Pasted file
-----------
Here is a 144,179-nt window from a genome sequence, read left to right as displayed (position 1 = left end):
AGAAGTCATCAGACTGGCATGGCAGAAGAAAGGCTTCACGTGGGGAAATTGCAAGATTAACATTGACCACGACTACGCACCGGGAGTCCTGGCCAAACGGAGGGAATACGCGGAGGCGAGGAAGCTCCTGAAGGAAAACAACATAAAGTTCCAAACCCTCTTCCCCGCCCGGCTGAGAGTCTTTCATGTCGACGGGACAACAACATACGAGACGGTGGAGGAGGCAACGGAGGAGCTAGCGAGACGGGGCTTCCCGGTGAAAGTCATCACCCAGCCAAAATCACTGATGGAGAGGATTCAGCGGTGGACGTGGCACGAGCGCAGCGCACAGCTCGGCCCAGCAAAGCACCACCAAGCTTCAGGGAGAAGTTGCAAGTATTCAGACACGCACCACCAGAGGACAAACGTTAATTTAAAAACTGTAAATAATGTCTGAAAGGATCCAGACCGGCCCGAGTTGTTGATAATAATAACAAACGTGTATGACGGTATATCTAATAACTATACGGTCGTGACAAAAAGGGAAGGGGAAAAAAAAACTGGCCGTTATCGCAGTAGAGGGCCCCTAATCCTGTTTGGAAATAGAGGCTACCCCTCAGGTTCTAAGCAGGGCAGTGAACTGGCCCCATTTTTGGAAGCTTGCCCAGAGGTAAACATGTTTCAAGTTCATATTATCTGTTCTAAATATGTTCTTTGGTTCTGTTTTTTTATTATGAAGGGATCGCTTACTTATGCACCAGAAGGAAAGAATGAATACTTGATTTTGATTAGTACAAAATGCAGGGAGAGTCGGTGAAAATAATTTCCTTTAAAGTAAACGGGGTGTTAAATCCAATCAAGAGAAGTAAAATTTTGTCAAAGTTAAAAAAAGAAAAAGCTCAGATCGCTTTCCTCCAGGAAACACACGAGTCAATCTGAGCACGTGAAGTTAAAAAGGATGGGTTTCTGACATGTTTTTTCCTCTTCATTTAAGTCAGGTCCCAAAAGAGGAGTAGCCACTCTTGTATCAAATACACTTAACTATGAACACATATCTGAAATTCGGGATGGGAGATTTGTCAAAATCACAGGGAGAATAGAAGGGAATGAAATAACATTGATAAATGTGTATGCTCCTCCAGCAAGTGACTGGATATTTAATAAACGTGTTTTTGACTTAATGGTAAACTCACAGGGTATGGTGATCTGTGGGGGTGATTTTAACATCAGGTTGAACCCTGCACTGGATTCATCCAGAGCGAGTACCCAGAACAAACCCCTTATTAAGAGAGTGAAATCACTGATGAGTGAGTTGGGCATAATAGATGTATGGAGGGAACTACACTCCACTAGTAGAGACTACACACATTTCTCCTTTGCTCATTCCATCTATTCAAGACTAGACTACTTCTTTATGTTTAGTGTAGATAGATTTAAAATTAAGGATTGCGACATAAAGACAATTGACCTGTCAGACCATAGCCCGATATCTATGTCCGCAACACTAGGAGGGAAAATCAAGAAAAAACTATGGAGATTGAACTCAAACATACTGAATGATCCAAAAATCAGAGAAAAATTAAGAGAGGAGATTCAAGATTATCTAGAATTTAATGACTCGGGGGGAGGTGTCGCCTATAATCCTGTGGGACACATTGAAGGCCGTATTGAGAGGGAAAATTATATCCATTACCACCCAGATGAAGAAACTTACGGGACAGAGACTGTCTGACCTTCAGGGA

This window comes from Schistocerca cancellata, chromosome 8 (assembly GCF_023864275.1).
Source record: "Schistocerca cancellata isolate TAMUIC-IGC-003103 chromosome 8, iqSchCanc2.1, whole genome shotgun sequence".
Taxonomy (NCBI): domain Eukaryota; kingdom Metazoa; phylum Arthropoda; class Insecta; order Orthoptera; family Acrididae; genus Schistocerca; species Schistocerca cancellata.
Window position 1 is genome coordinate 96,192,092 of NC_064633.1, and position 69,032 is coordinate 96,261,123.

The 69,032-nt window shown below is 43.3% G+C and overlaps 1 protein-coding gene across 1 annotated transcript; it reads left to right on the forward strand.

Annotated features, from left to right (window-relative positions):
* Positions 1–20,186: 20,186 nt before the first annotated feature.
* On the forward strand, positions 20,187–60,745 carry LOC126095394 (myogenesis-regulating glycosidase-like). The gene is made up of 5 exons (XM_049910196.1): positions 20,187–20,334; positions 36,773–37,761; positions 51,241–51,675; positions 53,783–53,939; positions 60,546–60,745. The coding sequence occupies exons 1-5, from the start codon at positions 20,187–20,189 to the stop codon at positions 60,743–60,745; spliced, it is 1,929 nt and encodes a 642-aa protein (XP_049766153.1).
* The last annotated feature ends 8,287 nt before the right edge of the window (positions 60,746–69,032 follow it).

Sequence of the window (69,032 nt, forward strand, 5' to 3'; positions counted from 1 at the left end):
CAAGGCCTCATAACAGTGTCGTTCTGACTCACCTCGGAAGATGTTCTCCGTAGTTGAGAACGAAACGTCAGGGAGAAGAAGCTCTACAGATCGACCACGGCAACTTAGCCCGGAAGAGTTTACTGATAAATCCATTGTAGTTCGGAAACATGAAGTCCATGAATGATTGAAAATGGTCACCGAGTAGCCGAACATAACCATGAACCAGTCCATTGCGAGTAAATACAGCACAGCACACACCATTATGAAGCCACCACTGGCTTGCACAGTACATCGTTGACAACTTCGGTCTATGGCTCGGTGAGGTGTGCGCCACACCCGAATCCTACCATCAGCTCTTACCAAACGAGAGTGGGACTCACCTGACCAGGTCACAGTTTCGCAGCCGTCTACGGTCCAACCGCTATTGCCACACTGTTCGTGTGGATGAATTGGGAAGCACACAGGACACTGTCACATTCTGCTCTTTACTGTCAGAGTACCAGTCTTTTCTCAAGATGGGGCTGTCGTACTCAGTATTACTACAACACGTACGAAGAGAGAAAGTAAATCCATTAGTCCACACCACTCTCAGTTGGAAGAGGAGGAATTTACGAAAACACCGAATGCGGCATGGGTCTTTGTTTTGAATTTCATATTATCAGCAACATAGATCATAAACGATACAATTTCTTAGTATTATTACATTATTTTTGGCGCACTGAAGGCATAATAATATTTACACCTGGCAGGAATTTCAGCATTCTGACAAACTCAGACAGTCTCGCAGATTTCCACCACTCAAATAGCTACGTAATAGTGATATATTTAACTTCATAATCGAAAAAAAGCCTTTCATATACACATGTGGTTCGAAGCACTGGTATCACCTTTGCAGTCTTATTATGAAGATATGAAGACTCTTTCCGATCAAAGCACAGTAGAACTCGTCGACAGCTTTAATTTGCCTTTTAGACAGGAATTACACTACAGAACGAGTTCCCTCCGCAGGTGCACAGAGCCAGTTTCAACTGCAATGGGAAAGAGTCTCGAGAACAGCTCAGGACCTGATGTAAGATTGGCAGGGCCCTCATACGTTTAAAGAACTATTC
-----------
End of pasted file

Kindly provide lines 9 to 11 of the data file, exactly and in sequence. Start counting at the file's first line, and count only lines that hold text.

* Positions 1–20,186: 20,186 nt before the first annotated feature.
* On the forward strand, positions 20,187–60,745 carry LOC126095394 (myogenesis-regulating glycosidase-like). The gene is made up of 5 exons (XM_049910196.1): positions 20,187–20,334; positions 36,773–37,761; positions 51,241–51,675; positions 53,783–53,939; positions 60,546–60,745. The coding sequence occupies exons 1-5, from the start codon at positions 20,187–20,189 to the stop codon at positions 60,743–60,745; spliced, it is 1,929 nt and encodes a 642-aa protein (XP_049766153.1).
* The last annotated feature ends 8,287 nt before the right edge of the window (positions 60,746–69,032 follow it).